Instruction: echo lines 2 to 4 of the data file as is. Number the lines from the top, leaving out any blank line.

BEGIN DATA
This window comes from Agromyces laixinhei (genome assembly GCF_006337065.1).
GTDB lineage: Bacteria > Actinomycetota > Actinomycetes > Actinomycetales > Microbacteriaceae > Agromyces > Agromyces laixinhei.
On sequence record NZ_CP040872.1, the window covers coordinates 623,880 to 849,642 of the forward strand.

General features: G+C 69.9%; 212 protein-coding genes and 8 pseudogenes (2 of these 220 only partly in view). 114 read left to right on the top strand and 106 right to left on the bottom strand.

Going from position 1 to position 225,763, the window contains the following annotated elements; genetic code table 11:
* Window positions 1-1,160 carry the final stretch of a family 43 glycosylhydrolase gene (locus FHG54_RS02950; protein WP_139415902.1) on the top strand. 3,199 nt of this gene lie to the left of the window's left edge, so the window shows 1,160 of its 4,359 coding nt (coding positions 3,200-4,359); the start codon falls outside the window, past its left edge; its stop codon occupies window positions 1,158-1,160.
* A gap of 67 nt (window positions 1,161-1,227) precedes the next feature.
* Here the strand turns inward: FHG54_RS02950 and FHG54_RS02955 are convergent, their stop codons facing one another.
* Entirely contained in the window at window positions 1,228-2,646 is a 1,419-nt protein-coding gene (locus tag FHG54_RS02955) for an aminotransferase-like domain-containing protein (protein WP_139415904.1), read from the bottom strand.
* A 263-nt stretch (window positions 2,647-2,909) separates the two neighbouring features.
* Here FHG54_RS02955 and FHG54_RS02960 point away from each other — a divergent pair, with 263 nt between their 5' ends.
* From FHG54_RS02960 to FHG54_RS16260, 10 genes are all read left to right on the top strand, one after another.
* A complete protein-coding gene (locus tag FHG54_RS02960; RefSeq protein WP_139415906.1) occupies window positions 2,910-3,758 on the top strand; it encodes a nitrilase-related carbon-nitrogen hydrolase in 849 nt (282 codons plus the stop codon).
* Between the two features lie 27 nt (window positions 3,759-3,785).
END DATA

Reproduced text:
GTDB lineage: Bacteria > Actinomycetota > Actinomycetes > Actinomycetales > Microbacteriaceae > Agromyces > Agromyces laixinhei.
On sequence record NZ_CP040872.1, the window covers coordinates 623,880 to 849,642 of the forward strand.

General features: G+C 69.9%; 212 protein-coding genes and 8 pseudogenes (2 of these 220 only partly in view). 114 read left to right on the top strand and 106 right to left on the bottom strand.